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  • Bruno Mueller
    replied
    I have purchased a Bosch-Combi lathe from the German Armed Forces.
    But some parts were missing.
    Here I would like to present the refurbishment and the production of the missing parts.
    First I show you the lathe as it should look like.
    Click image for larger version

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    The lathe was already "the" dream during my apprenticeship.
    After a long search and many failures I was able to buy this part at an internet auction platform for a bearable sum.
    Year of manufacture of the machine: 1963
    Until then, I knew from my active military service at the end of the 1970s that the Bosch Combi System was also in use in the German Federal Armed Forces. But I only found it in the stationary area of the company buildings.
    I did not know that this system was also available to the fighting troops.
    The system consists of components from the early days (band saw), the parts from the late 50ies, as well as the new components from the 60ies.
    Band saw, belt grinder and scroll saw, as well as the small saw table and the jointer roller are still from the 50s. The headstock with the holes provided for it is absolutely necessary for use.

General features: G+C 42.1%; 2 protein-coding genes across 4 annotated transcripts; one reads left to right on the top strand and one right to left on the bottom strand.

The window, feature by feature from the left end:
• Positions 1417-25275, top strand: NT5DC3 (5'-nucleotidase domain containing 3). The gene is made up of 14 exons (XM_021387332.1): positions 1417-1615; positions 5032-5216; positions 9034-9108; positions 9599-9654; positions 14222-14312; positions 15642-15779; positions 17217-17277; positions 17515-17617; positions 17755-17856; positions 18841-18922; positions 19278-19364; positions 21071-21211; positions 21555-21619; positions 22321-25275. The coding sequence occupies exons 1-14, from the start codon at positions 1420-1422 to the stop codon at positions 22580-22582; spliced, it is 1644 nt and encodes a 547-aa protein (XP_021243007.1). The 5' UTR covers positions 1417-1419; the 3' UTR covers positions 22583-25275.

The last series of the headstock did not have these holes anymore.
    The new equipment features, such as the large saw table with wobble saw device and the corresponding table holder are from the 60s.
    In two suitcases everything for small metal and wood work is stored.

    Click image for larger version

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ID:	1897467 This is the machine I have refurbished. The cross slide was missing, a mount for the driving machine. A suitable drill chuck and the guide rail of the sliding fence to the sawing device.

    Leave a comment:


  • Ironbearmarine
    replied
    Originally posted by mattthemuppet View Post
    Ironbearmarine, I think I can comfortably speak for others when I say that you should post the build (and videos!) in a separate thread And that's meant entirely in a "you deserve more exposure" rather than a "it shouldn't be here" way

    noted. Slid a little OT, i know. And no offense taken.

    Leave a comment:


  • mattthemuppet
    replied
    Ironbearmarine, I think I can comfortably speak for others when I say that you should post the build (and videos!) in a separate thread And that's meant entirely in a "you deserve more exposure" rather than a "it shouldn't be here" way

    Leave a comment:


  • Ironbearmarine
    replied
    Originally posted by rcaffin View Post
    Well, all very well, but are you going to FIRE it? Only a small charge of black powder, and a block of wood, but ...
    Where does one get black powder these days???